Revelations about the out-of-control US security state

I’m reading Top Secret America: The Rise of the New American Security State, by Dana Priest and William R. Arkin. The book catalogs the mind-boggling number of secret and semi-secret government agencies and programs that have proliferated since the 9/11 attacks.  (“Code names linked companies and agencies and activities, and the number of locations doubled again, quadrupled, and then doubled again.”)  By looking through publicly available job postings, budget requests, and other documents, and by interviewing numerous current and former government official who were willing to share information (often anonymously),  the authors were able to piece together a partial view of the new security establishment, which operates largely independently and in parallel to the official U.S. government.   By cloaking almost everything about the programs in secrecy, and by prosecuting whistle-blowers, the security state immunizes itself from scrutiny and accountability.

Secret Special Access Programs (SAPs) and Controlled Access Programs (CAPS) are so numerous, compartmentalized, and shielded in secrecy from each other, that nobody understands the system in its entirety. Even the few congressional committee members who are supposed to monitor the activities of the security state are largely unaware of its doings.   When it comes time for the lawmakers to review documents concerning security programs, the lawmakers are made to sit alone in a room, without aides and without the ability to take notes. They’re handed thick, impenetrable documents and are expected to be able to pass judgement on them.  Also,

When the names of the Defense Department’s SAPs  are printed out and delivered to the leadership of the congressional defense committees every March 1, the list is three hundred pages long — and those are just the names of the programs.  The database doesn’t include two other categories of deep secrets: “waived SAPs” and “unacknowledged SAPs,” neither of which the full committees have to be briefed on. Nor does it contain the many Special Access Programs hosted within the other federal agencies, ….

Since 2001, “the number of newly classified documents has tripled to 23 million.”

“The Washington [D.C.] area had thirty-three large complexes for top-secret intelligence work under construction or already finished since 9/11. Together these buildings occupied the equivalent, in square footage, of nearly three Pentagons.”

The intelligence agencies produce so many intelligence reports that most go unread.

One of the government’s solutions to this indiscriminate over-production has been to create, in 2010, yet another publication, an online newspaper called Intelligence Today. Every day, a staff of twenty-two culled twenty-nine agencies’ reports and sixty-three analytic websites on the classified networks, selected the best information, and packaged it … It was … another new product, just more to read.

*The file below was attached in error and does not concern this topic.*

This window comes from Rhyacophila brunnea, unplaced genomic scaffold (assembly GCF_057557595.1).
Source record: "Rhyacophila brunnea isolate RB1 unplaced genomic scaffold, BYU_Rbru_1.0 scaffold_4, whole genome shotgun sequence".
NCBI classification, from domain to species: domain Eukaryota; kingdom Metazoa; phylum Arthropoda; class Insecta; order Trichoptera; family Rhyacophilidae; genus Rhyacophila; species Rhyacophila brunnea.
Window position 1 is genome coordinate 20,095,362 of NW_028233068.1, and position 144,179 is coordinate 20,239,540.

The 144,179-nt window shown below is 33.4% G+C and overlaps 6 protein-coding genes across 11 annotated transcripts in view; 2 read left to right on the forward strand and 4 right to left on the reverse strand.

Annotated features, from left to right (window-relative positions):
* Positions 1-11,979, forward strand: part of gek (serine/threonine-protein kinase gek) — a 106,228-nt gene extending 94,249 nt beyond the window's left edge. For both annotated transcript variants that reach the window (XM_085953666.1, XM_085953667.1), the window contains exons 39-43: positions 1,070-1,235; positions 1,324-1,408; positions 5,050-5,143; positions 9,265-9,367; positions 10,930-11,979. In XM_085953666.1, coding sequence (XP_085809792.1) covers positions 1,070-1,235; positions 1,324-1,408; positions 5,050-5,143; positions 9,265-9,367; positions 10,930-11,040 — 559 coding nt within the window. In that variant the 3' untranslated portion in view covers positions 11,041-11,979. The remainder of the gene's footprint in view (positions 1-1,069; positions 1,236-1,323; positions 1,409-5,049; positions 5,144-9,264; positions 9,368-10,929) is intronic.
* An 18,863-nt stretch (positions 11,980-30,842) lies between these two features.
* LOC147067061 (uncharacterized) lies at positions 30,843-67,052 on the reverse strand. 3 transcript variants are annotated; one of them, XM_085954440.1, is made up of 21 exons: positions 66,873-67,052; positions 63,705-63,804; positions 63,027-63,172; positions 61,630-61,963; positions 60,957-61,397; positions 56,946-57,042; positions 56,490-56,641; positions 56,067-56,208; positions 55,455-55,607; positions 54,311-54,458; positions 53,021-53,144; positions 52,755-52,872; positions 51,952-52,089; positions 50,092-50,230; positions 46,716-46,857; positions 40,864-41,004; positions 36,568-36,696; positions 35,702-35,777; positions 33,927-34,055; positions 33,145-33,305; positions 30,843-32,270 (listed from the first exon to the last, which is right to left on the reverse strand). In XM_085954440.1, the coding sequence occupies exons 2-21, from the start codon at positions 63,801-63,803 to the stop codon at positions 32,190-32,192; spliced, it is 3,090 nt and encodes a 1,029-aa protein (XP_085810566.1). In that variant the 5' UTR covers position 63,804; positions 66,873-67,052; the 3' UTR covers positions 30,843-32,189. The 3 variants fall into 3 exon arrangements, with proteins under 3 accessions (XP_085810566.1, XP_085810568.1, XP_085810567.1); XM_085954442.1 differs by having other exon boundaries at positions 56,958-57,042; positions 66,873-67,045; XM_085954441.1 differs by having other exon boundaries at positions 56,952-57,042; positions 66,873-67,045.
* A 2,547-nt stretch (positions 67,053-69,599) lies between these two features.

The authors write, “This sort of wasteful redundancy is endemic in Top Secret America, not just in analysis but everywhere Born of the blank check that Congress first gave national security agencies in the wake of the 9/11 attack, Top Secret America’s wasteful duplication was cultivated by the bureaucratic instinct that bigger is always better…”

After two years of investigating, Arkin had come up with a jaw-dropping 1,074 federal government organizations and nearly two thousand private companies involved with programs related to counterterrorism, homeland security, and intelligence, in at least 17,000 locations across the United States — all of them working at the top secret classification level.

When President Obama first took office in 2008 he made motions to reverse the secrecy but since then things have become even more secretive than during the time of Obama’s predecessor, with Obama prosecuting whistle blowers, not torturers and war criminals. And yet:

Our military and intelligence sources cannot think of a single instance in which security has been seriously damaged by the release of information. On the contrary, much harm has been done to the counter-terrorism effort itself, and to the American economy and U.S. strategic goals, by allowing the government to operate in the dark, by continuing to dole out taxpayer money to programs that have no value and to employees, many of them private contractors, who are making no significant contribution to the country’s safety.

There is a large brain drain from civil servants to higher paying private contractors. “A 2008 study, published by the Office of the Director of National Intelligence, found that contractors made up 29 percent of the workforce in the intelligence agencies but cost the equivalent of 49 percent of their personnel budgets.” (p 181) So much for private industry being more efficient than government agencies….


Naomi Wolf reports in the Guardian: Revealed: how the FBI coordinated the crackdown on Occupy: New documents prove what was once dismissed as paranoid fantasy: totally integrated corporate-state repression of dissent.

I generally assiduously avoid content that smacks of 9/11 trutherism, but the following video seems legit: 911 Hijackers Passports were issued by the CIA – US Consulate Whistleblower. See the links on that page to related articles in the mainstream press: New York Times, BBC, The Guardian, ABC, CNN, etc.

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